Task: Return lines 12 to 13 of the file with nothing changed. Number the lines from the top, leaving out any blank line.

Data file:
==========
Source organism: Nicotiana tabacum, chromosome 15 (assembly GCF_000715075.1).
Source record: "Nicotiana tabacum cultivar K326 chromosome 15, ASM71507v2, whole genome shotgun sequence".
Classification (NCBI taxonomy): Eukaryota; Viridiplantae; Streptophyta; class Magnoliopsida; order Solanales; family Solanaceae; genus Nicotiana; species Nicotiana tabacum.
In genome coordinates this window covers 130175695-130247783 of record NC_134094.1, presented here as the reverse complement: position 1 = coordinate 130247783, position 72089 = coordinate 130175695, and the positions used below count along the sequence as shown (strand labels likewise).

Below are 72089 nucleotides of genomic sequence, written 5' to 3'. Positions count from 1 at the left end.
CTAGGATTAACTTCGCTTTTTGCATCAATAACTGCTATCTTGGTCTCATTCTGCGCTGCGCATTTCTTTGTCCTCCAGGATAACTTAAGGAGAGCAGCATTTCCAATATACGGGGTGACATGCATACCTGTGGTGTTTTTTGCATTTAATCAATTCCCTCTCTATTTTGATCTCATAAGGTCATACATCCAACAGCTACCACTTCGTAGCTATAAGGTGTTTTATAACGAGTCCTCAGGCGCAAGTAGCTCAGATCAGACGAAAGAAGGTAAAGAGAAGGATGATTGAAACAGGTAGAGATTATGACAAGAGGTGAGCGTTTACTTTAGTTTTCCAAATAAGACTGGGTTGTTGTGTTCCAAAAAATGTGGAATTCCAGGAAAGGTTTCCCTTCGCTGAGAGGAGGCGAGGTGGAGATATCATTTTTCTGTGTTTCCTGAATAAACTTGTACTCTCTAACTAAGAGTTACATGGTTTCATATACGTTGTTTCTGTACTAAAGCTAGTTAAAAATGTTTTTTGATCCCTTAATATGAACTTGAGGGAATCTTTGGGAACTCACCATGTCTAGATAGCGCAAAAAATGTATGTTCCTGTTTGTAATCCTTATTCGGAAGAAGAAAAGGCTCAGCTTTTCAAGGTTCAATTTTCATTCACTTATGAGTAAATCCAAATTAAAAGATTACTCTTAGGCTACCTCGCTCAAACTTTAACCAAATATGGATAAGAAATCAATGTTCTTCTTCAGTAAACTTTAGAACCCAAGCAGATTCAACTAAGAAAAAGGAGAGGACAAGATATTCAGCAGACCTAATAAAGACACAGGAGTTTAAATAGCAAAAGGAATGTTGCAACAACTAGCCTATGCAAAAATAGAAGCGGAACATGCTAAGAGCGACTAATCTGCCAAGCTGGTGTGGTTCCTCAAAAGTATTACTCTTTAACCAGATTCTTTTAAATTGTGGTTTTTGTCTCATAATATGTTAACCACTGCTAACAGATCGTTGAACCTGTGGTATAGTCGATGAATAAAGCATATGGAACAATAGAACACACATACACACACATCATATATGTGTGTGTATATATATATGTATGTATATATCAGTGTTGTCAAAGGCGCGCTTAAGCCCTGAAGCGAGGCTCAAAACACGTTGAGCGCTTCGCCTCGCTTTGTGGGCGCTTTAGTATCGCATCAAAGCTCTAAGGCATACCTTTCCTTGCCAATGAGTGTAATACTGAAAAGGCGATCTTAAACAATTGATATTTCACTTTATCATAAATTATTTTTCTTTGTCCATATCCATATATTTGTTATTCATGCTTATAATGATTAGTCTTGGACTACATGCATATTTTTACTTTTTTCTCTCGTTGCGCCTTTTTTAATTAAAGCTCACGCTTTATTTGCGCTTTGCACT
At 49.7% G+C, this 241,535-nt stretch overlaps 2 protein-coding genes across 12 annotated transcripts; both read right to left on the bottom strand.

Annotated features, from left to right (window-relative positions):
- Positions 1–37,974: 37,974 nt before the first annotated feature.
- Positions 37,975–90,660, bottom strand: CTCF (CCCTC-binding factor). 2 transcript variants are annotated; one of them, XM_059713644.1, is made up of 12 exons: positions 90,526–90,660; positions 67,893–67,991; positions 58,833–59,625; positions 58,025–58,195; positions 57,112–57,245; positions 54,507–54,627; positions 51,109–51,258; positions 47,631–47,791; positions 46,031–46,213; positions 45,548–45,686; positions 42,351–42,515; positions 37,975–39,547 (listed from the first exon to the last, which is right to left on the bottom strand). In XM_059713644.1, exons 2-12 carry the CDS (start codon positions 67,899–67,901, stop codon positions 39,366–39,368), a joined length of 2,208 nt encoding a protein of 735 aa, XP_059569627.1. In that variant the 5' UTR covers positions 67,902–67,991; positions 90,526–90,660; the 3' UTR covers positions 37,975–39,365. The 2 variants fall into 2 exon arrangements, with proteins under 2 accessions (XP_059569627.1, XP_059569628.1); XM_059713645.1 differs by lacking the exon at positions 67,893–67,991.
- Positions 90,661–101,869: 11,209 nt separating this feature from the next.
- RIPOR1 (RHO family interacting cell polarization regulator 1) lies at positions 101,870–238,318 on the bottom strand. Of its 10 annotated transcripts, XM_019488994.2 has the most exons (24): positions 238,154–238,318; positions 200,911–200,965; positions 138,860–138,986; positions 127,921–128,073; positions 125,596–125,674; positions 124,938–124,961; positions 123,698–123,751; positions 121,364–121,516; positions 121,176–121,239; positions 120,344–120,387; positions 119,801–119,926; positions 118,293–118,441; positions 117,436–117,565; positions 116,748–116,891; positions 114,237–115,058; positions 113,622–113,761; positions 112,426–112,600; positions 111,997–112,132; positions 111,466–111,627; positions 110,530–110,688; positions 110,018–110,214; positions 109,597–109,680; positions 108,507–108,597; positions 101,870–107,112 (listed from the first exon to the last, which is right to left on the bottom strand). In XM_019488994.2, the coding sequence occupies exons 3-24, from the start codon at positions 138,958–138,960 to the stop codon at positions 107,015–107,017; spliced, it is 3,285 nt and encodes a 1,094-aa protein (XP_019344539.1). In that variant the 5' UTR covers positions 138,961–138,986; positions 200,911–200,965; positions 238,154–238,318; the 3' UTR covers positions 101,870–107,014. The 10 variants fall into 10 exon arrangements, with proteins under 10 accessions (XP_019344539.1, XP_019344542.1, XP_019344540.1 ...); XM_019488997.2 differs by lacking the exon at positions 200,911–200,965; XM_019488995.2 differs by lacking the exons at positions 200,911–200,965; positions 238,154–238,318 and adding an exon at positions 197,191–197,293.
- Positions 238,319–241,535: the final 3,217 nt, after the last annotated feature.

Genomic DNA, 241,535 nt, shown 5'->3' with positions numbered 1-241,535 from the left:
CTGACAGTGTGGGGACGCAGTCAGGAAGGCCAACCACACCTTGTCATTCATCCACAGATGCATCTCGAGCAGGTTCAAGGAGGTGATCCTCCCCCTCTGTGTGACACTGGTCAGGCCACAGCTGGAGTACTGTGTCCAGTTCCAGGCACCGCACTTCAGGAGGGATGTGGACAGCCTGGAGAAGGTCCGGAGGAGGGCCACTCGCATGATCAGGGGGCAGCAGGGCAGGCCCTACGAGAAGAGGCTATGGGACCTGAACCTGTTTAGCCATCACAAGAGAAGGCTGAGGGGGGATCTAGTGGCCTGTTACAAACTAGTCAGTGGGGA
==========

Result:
- RIPOR1 (RHO family interacting cell polarization regulator 1) lies at positions 101,870–238,318 on the bottom strand. Of its 10 annotated transcripts, XM_019488994.2 has the most exons (24): positions 238,154–238,318; positions 200,911–200,965; positions 138,860–138,986; positions 127,921–128,073; positions 125,596–125,674; positions 124,938–124,961; positions 123,698–123,751; positions 121,364–121,516; positions 121,176–121,239; positions 120,344–120,387; positions 119,801–119,926; positions 118,293–118,441; positions 117,436–117,565; positions 116,748–116,891; positions 114,237–115,058; positions 113,622–113,761; positions 112,426–112,600; positions 111,997–112,132; positions 111,466–111,627; positions 110,530–110,688; positions 110,018–110,214; positions 109,597–109,680; positions 108,507–108,597; positions 101,870–107,112 (listed from the first exon to the last, which is right to left on the bottom strand). In XM_019488994.2, the coding sequence occupies exons 3-24, from the start codon at positions 138,958–138,960 to the stop codon at positions 107,015–107,017; spliced, it is 3,285 nt and encodes a 1,094-aa protein (XP_019344539.1). In that variant the 5' UTR covers positions 138,961–138,986; positions 200,911–200,965; positions 238,154–238,318; the 3' UTR covers positions 101,870–107,014. The 10 variants fall into 10 exon arrangements, with proteins under 10 accessions (XP_019344539.1, XP_019344542.1, XP_019344540.1 ...); XM_019488997.2 differs by lacking the exon at positions 200,911–200,965; XM_019488995.2 differs by lacking the exons at positions 200,911–200,965; positions 238,154–238,318 and adding an exon at positions 197,191–197,293.
- Positions 238,319–241,535: the final 3,217 nt, after the last annotated feature.